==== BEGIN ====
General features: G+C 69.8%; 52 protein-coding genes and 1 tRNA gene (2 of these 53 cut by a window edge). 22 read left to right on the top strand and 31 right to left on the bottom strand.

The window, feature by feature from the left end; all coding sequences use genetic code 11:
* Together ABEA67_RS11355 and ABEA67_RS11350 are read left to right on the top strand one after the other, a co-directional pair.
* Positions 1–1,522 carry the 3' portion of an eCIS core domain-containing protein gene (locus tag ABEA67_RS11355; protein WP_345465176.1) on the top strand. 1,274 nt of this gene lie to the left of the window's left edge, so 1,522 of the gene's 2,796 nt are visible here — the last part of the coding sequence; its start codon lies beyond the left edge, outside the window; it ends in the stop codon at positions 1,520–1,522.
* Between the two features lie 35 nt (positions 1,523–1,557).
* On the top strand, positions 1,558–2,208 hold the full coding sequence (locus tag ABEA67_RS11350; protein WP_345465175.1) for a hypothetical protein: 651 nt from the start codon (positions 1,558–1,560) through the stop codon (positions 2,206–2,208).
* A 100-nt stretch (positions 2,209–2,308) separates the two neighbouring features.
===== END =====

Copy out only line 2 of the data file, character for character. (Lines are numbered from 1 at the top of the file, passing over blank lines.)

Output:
The window, feature by feature from the left end; all coding sequences use genetic code 11: